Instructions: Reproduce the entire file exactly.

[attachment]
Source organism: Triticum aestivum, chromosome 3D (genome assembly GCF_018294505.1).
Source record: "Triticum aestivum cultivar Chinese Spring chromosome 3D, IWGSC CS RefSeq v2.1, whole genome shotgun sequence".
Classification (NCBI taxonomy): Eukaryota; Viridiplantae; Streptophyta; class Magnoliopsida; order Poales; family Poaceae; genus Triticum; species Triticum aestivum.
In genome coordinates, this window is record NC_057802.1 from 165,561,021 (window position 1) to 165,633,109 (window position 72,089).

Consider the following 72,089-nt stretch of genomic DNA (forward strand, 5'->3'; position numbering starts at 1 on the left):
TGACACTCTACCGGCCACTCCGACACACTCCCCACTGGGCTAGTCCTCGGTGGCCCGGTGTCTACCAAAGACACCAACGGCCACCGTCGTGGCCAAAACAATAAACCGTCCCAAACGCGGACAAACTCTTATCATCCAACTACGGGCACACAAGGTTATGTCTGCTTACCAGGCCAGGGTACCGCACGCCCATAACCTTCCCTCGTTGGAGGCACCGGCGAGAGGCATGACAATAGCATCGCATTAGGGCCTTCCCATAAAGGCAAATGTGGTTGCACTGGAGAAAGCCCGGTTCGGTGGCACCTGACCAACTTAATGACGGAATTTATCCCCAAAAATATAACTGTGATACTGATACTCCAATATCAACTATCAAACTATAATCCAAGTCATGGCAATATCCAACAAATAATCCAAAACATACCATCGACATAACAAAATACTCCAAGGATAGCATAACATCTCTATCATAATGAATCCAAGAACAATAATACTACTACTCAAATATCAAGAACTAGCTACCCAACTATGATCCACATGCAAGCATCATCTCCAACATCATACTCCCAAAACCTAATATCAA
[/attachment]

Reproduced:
Source organism: Triticum aestivum, chromosome 3D (genome assembly GCF_018294505.1).
Source record: "Triticum aestivum cultivar Chinese Spring chromosome 3D, IWGSC CS RefSeq v2.1, whole genome shotgun sequence".
Classification (NCBI taxonomy): Eukaryota; Viridiplantae; Streptophyta; class Magnoliopsida; order Poales; family Poaceae; genus Triticum; species Triticum aestivum.
In genome coordinates, this window is record NC_057802.1 from 165,561,021 (window position 1) to 165,633,109 (window position 72,089).

Consider the following 72,089-nt stretch of genomic DNA (forward strand, 5'->3'; position numbering starts at 1 on the left):
TGACACTCTACCGGCCACTCCGACACACTCCCCACTGGGCTAGTCCTCGGTGGCCCGGTGTCTACCAAAGACACCAACGGCCACCGTCGTGGCCAAAACAATAAACCGTCCCAAACGCGGACAAACTCTTATCATCCAACTACGGGCACACAAGGTTATGTCTGCTTACCAGGCCAGGGTACCGCACGCCCATAACCTTCCCTCGTTGGAGGCACCGGCGAGAGGCATGACAATAGCATCGCATTAGGGCCTTCCCATAAAGGCAAATGTGGTTGCACTGGAGAAAGCCCGGTTCGGTGGCACCTGACCAACTTAATGACGGAATTTATCCCCAAAAATATAACTGTGATACTGATACTCCAATATCAACTATCAAACTATAATCCAAGTCATGGCAATATCCAACAAATAATCCAAAACATACCATCGACATAACAAAATACTCCAAGGATAGCATAACATCTCTATCATAATGAATCCAAGAACAATAATACTACTACTCAAATATCAAGAACTAGCTACCCAACTATGATCCACATGCAAGCATCATCTCCAACATCATACTCCCAAAACCTAATATCAA